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  39.  18
    Terry Beckman, Alison Colwell & Peggy H. Cunningham (2009). The Emergence of Corporate Social Responsibility in Chile: The Importance of Authenticity and Social Networks. [REVIEW] Journal of Business Ethics 86 (2):191 - 206.
    Little is known about how and why corporate social responsibility (CSR) emerged in lesser developed countries. In order to address this knowledge gap, we used Chile as a test case and conducted a series of in-depth interviews with leaders of CSR initiatives. We also did an Internet and literature search to help provide support for the findings that emerged from our data. We discovered that while there are similarities in the drivers of CSR in developed countries, there are distinct differences (...)
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  40. D. S. Cunningham (2005). Book Review: Theology and Action: After Theory in Christian Ethics. [REVIEW] Studies in Christian Ethics 18 (3):162-166.
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  41. David S. Cunningham (2010). Book Reviews: William T. Cavanaugh, The Myth of Religious Violence: Secular Ideology and the Roots of Modern Conflict (New York and Oxford: Oxford University Press, 2009) Ix + 285 Pp. £32.50 (Hb), ISBN 978—0—19—538504—5. [REVIEW] Studies in Christian Ethics 23 (4):458-462.
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  42.  7
    Arthur J. Cunningham (forthcoming). Where Hasker’s Anti-Molinist Argument Goes Wrong in Advance. Faith and Philosophy.
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  43.  1
    Bert Forrin & Kathrine Cunningham (1973). Recognition Time and Serial Position of Probed Item in Short-Term Memory. Journal of Experimental Psychology 99 (2):272-279.
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  44.  92
    R. L. Cunningham (1966). Is It Necessary or Useful to Randomize? Analysis 26 (3):103 -.
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  45.  87
    Andrew Cunningham (1988). Getting the Game Right: Some Plain Words on the Identity and Invention of Science. Studies in History and Philosophy of Science Part A 19 (3):365-389.
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  46. G. W. Cunningham (1908). Determinism and Indeterminism in Motives: A Rejoinder. Philosophical Review 17 (1):66-67.
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  47.  15
    D. Turk, S. Cunningham & C. MaCrae (2008). Self-Memory Biases in Explicit and Incidental Encoding of Trait Adjectives. Consciousness and Cognition 17 (3):1040-1045.
    An extensive literature has demonstrated that encoding information in a self-referential manner enhances subsequent memory performance. This ‘self-reference effect’ is generally elicited in paradigms that require participants to evaluate the self-descriptiveness of personality characteristics. Extending work of this kind, the current research explored the possibility that explicit evaluative processing is not a necessary precondition for the emergence of this effect. Rather, responses to self cues may enhance item encoding even in the absence of explicit evaluative instructions. We explored this hypothesis (...)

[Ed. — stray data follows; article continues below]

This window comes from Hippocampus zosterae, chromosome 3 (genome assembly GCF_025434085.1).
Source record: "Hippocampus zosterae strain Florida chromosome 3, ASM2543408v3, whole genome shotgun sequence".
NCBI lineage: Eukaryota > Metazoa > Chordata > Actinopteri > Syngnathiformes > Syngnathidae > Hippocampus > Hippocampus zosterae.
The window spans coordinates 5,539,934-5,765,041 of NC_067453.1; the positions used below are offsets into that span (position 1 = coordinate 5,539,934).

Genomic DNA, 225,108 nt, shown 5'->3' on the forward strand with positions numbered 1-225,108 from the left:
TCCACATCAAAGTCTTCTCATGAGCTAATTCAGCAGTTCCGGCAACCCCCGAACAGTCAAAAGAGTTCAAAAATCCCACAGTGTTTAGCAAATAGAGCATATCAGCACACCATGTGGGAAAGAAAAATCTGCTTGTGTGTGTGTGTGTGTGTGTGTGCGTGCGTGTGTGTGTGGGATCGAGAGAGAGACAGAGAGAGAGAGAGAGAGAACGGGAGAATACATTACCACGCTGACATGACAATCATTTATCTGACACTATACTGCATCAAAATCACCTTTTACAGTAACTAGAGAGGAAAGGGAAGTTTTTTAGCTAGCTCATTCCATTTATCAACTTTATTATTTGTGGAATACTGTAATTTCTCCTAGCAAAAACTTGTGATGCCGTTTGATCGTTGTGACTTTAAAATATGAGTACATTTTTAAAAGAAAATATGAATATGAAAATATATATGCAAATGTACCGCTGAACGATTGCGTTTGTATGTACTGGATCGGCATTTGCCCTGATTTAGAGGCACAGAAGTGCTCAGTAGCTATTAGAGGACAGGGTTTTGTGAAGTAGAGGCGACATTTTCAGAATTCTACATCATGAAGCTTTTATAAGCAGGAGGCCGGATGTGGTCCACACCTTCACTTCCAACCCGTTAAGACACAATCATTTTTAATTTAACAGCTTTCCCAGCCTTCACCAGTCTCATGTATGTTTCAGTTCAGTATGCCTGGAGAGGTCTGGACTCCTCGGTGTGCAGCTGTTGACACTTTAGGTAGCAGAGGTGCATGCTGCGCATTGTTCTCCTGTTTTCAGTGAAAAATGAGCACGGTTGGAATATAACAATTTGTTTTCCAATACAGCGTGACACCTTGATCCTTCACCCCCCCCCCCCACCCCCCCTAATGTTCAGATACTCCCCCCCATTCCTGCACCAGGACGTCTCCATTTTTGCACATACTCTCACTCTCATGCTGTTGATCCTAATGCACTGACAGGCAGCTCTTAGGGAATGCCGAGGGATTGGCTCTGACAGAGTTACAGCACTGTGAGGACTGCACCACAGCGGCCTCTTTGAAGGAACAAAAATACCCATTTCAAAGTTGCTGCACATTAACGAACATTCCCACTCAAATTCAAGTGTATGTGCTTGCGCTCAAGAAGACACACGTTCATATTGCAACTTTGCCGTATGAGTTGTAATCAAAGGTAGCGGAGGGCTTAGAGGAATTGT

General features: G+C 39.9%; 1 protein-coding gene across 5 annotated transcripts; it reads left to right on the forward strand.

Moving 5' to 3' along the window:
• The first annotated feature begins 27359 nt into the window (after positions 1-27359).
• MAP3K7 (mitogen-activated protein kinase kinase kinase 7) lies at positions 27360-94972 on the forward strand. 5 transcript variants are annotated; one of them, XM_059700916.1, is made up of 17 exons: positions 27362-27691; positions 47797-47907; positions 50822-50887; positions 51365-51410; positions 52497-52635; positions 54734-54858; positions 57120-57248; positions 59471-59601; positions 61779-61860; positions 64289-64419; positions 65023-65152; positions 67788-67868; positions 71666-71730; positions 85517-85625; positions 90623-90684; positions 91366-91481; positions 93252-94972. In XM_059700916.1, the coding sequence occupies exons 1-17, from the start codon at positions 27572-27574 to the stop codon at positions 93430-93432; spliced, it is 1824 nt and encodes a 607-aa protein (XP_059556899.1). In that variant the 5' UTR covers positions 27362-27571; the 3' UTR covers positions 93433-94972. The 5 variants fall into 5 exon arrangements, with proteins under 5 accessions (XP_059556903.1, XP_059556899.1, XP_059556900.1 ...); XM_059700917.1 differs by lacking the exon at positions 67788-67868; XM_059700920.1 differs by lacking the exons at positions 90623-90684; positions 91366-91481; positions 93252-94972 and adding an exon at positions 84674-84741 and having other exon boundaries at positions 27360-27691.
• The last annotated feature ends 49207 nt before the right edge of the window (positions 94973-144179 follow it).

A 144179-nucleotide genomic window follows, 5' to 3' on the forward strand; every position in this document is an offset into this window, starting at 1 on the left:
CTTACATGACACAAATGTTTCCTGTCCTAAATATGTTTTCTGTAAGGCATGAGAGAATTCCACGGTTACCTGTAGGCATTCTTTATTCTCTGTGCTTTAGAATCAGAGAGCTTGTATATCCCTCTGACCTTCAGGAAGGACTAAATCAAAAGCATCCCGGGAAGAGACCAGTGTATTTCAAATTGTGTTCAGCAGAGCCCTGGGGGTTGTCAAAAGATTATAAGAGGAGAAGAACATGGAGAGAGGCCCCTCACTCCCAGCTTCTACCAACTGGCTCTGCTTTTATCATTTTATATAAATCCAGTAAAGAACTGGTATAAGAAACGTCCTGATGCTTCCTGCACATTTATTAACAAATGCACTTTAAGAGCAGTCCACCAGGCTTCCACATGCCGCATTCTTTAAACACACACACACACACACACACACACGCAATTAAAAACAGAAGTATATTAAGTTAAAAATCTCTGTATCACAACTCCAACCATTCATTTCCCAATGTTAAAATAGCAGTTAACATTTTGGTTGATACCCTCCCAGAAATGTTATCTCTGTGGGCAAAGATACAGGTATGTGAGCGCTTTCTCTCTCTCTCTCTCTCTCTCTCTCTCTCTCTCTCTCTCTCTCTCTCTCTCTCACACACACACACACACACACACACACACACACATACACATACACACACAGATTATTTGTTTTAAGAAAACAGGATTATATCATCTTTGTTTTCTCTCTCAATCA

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  48.  15
    Allison Merrick, Rochelle Green, Thomas V. Cunningham, Leah R. Eisenberg & D. Micah Hester (2016). Introducing the Medical Ethics Bowl. Cambridge Quarterly of Healthcare Ethics 25 (1):141-149.
    Although ethics is an essential component of undergraduate medical education, research suggests current medical ethics curricula face considerable challenges in improving students’ ethical reasoning. This paper discusses these challenges and introduces a promising new mode of graduate and professional ethics instruction for overcoming them. We begin by describing common ethics curricula, focusing in particular on established problems with current approaches. Next, we describe a novel method of ethics education and assessment for medical students that we have devised, the Medical Ethics (...)
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  49.  9
    Zahra Rezazadeh, P. J. Watson, Christopher J. L. Cunningham & Nima Ghorbani (2011). Dialogical Validity of Religious Measures in Iran: Relationships with Integrative Self-Knowledge and Self-Control of the “Perfect Man”. Archive for the Psychology of Religion 33 (1):93-113.
    According to the ideological surround model of research, a more “objective” psychology of religion requires efforts to bring etic social scientific and emic religious perspectives into formal dialog. This study of 245 Iranian university students illustrated how the dialogical validity of widely used etic measures of religion can be assessed by examining an emic religious perspective on psychology. Integrative Self-Knowledge and Self-Control Scales recorded two aspects of the “Perfect Man” as described by the Iranian Muslim philosopher Mortazā Motahharī. Use of (...)
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  50.  36
    Anne Cunningham (2003). Autonomous Consumption: Buying Into the Ideology of Capitalism. [REVIEW] Journal of Business Ethics 48 (3):229 - 236.
    The purpose of this article is to examine three different approaches to autonomy in order to demonstrate how each leads to a different conclusion about the ethicality of advertising. I contend that Noggle''s (1995) belief-based autonomy theory provides the most complete understanding of autonomy. Read in conjunction with Arendt''s theory of cooperative power, Noggle''s theory leads to the conclusion that advertising does not violate consumers'' autonomy. Although it is possible for advertisers to abuse the power granted them by society these (...)